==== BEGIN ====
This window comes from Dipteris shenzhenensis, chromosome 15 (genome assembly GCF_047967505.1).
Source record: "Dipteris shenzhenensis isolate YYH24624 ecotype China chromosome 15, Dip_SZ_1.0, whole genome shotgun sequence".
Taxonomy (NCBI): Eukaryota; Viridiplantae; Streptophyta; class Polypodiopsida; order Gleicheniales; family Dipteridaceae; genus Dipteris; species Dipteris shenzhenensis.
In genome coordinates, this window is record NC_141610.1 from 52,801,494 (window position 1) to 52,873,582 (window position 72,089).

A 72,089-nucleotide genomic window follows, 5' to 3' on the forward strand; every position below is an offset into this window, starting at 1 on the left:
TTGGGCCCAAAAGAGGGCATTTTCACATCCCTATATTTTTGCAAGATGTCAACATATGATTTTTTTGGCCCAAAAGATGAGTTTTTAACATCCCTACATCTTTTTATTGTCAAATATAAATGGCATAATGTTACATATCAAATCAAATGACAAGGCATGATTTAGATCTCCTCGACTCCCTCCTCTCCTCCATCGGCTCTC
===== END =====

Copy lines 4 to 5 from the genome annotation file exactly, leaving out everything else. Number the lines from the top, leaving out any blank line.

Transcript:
In genome coordinates, this window is record NC_141610.1 from 52,801,494 (window position 1) to 52,873,582 (window position 72,089).

A 72,089-nucleotide genomic window follows, 5' to 3' on the forward strand; every position below is an offset into this window, starting at 1 on the left: